I'll be fit to lead Ireland into new era insists Johnny Sexton
IRELAND captain Johnny Sexton expects to be fit to lead his country into a new era under head coach Andy Farrell.
Sexton's participation in the Guinness Six Nations had been in doubt due to a knee injury suffered playing for Leinster in early December.
But the fly-half is "ahead of schedule" in his recovery and should take part in a training session on Thursday in Portugal ahead of the tournament opener on February 1 at home to Scotland.
"Everything's been going to plan, so hopefully I can take full part in training (on Thursday)," Sexton said.
"If anything a little bit ahead of schedule and if everything goes smoothly over the next few days, I should be fine and available for selection next week."
Sexton was last week named successor to retired former skipper Rory Best when Farrell announced his 36-man squad for the championship.
The 34-year-old was proud to be selected for the role but accepts it may only be a short-term appointment.
"I think everyone would want to be captain but it's about someone wanting you to do it," he said.
"That's the biggest honour you can be asked to do and it meant a lot that Andy asked me to do it, that he thought I was the one to lead us forward into this campaign.
"It's obviously a campaign-by-campaign thing at the moment and we'll see how we go."
With seemingly positive news on Sexton's availability, Farrell is now waiting on the fitness of Jordan Larmour.
Leinster wing Larmour sustained a foot injury during Saturday's Champions Cup win at Benetton.
"We met up (on Tuesday) and had a bit of a walk-through so he was able to partake in that," Farrell said.
"We'll have to take it day by day. We don't think it's anything too serious but how that's going to play out in the next few days, we'll have to wait and see."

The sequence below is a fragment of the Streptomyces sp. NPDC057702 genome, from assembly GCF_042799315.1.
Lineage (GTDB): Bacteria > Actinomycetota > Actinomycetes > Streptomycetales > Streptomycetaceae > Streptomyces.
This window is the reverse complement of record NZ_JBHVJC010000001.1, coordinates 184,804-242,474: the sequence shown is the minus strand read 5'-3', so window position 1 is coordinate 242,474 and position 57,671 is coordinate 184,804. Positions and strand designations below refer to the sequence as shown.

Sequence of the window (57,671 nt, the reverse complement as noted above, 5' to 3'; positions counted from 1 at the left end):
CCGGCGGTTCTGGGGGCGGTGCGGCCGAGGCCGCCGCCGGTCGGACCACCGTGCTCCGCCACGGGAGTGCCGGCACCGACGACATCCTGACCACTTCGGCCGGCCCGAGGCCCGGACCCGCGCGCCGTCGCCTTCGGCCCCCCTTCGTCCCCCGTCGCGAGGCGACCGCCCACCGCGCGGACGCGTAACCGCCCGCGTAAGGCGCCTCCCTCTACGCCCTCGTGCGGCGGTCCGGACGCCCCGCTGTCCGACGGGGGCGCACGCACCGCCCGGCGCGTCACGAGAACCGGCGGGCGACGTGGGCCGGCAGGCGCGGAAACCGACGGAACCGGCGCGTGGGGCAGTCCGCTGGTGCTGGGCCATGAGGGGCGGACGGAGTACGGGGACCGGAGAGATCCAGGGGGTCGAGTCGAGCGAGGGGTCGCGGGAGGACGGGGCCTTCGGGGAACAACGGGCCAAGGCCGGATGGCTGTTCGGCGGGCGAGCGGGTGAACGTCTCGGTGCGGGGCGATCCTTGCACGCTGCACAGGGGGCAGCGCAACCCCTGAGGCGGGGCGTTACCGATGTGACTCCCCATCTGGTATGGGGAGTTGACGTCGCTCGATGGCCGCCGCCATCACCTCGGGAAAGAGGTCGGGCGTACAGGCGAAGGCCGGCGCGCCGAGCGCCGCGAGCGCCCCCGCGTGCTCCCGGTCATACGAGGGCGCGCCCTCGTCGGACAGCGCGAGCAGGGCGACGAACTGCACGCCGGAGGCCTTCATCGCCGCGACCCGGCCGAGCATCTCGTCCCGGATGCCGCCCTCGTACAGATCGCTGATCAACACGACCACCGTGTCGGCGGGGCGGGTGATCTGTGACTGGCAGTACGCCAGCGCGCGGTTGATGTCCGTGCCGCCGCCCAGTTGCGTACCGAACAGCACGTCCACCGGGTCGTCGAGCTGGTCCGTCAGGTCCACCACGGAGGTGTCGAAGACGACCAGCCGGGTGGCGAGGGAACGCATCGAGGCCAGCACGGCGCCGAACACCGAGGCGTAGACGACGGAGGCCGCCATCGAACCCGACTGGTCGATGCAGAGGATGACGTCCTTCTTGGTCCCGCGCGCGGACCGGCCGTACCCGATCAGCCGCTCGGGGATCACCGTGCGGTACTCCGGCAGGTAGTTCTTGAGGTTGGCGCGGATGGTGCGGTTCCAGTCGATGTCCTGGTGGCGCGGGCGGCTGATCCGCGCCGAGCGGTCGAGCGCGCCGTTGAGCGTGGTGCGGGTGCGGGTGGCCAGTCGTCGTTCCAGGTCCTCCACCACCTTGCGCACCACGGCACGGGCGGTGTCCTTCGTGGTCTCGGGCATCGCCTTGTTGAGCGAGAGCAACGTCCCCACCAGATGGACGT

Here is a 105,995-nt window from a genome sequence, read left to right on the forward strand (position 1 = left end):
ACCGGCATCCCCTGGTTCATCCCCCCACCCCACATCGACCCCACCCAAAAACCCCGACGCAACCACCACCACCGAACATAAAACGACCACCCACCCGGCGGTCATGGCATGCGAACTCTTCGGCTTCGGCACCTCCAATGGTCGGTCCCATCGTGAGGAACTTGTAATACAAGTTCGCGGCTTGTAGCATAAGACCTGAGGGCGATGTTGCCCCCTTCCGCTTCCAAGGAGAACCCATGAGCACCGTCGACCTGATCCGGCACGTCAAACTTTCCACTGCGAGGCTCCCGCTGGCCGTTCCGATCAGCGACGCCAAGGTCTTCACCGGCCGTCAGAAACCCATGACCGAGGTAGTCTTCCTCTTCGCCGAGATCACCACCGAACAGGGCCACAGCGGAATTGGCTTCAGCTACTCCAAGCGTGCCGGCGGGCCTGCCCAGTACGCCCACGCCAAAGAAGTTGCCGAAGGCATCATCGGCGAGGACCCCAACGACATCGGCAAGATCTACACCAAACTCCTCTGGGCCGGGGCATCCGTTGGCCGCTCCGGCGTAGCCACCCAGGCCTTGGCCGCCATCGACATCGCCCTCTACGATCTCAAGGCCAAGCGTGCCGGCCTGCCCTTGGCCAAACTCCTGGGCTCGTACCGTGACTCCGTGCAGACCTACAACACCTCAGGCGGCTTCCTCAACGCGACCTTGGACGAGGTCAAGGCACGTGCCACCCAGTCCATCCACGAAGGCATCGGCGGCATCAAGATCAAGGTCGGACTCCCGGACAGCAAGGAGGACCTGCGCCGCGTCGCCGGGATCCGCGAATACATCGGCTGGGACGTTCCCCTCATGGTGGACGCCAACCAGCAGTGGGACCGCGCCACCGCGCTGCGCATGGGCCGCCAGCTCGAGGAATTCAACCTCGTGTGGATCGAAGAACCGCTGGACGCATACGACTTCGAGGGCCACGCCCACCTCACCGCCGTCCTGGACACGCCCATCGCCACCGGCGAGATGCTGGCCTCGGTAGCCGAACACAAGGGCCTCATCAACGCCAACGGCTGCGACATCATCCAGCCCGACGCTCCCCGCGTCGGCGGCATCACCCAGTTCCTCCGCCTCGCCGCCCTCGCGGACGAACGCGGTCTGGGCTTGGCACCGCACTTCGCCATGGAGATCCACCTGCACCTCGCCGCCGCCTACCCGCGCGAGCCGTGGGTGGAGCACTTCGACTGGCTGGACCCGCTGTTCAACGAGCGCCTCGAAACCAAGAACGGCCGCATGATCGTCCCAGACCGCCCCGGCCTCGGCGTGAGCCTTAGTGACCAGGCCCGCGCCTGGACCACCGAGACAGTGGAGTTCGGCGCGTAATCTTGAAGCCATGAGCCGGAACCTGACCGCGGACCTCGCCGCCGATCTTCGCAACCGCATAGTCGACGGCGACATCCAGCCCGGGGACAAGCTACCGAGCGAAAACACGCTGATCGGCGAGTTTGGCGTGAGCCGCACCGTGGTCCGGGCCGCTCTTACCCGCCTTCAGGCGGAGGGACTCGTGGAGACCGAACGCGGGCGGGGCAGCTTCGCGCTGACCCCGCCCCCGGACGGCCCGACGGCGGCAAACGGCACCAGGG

After a difficult 2019 which included a disappointing Six Nations campaign and defeat in the World Cup quarter-finals, Ireland are rebuilding under Farrell.
The 44-year-old has stepped up from defence coach to succeed Joe Schmidt.
Farrell believes patience will be required during the transitional phase but admits results remain of paramount importance and want his squad to hit the ground running.
Asked what he hoped to achieve in the forthcoming tournament, he replied: "Progressing our game, winning - it matters, we won't shy away from that.
"If I told Johnny that he's going into a game to play second fiddle and come away with a loss, he'd think I'd gone mad.
"We want to win but at the same time we want to develop our game and keep on improving.
"Certain aspects will take a little bit of time but at the same time we expect to perform."
Meanwhile, Farrell feels Eddie Jones can use Saracens' imminent relegation from the Premiership following of a breach of salary cap rules to galvanise England.
Farrell's son Owen captains England and is one of seven Sarries players in Jones' squad for the Six Nations.
"As far as players are concerned, they have a lot of ups and downs to deal with every week," said the senior Farrell, who will face England on February 23 at Twickenham.
"When you make the change into another environment, I think that's going to be really refreshing.
"I see Eddie using it to galvanise England a little bit as well."